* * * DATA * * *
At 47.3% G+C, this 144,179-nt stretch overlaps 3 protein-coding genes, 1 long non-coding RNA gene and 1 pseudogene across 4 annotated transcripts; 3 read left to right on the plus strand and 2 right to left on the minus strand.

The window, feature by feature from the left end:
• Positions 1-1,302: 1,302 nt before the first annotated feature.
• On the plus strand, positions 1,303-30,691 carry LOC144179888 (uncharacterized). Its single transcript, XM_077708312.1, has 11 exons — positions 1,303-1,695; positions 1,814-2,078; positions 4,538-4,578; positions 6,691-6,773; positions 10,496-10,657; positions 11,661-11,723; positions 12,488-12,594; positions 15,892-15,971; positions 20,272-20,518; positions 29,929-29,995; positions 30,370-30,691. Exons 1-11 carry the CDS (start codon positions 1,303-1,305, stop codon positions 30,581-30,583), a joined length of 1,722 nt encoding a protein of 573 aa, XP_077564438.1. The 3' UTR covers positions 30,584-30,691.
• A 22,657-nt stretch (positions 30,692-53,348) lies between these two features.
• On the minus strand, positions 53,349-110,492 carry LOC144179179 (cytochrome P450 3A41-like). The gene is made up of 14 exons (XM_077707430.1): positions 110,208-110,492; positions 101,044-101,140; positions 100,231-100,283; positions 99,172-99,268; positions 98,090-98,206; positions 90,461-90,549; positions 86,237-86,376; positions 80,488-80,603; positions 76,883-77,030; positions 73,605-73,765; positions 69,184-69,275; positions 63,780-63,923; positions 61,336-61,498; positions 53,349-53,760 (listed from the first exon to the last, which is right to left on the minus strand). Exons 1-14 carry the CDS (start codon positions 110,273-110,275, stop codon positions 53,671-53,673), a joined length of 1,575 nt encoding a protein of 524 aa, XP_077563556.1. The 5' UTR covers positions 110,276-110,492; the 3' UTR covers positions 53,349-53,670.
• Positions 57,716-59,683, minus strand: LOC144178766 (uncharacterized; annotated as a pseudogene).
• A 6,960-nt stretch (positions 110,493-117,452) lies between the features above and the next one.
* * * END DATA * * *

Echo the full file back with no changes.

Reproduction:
At 47.3% G+C, this 144,179-nt stretch overlaps 3 protein-coding genes, 1 long non-coding RNA gene and 1 pseudogene across 4 annotated transcripts; 3 read left to right on the plus strand and 2 right to left on the minus strand.

The window, feature by feature from the left end:
• Positions 1-1,302: 1,302 nt before the first annotated feature.
• On the plus strand, positions 1,303-30,691 carry LOC144179888 (uncharacterized). Its single transcript, XM_077708312.1, has 11 exons — positions 1,303-1,695; positions 1,814-2,078; positions 4,538-4,578; positions 6,691-6,773; positions 10,496-10,657; positions 11,661-11,723; positions 12,488-12,594; positions 15,892-15,971; positions 20,272-20,518; positions 29,929-29,995; positions 30,370-30,691. Exons 1-11 carry the CDS (start codon positions 1,303-1,305, stop codon positions 30,581-30,583), a joined length of 1,722 nt encoding a protein of 573 aa, XP_077564438.1. The 3' UTR covers positions 30,584-30,691.
• A 22,657-nt stretch (positions 30,692-53,348) lies between these two features.
• On the minus strand, positions 53,349-110,492 carry LOC144179179 (cytochrome P450 3A41-like). The gene is made up of 14 exons (XM_077707430.1): positions 110,208-110,492; positions 101,044-101,140; positions 100,231-100,283; positions 99,172-99,268; positions 98,090-98,206; positions 90,461-90,549; positions 86,237-86,376; positions 80,488-80,603; positions 76,883-77,030; positions 73,605-73,765; positions 69,184-69,275; positions 63,780-63,923; positions 61,336-61,498; positions 53,349-53,760 (listed from the first exon to the last, which is right to left on the minus strand). Exons 1-14 carry the CDS (start codon positions 110,273-110,275, stop codon positions 53,671-53,673), a joined length of 1,575 nt encoding a protein of 524 aa, XP_077563556.1. The 5' UTR covers positions 110,276-110,492; the 3' UTR covers positions 53,349-53,670.
• Positions 57,716-59,683, minus strand: LOC144178766 (uncharacterized; annotated as a pseudogene).
• A 6,960-nt stretch (positions 110,493-117,452) lies between the features above and the next one.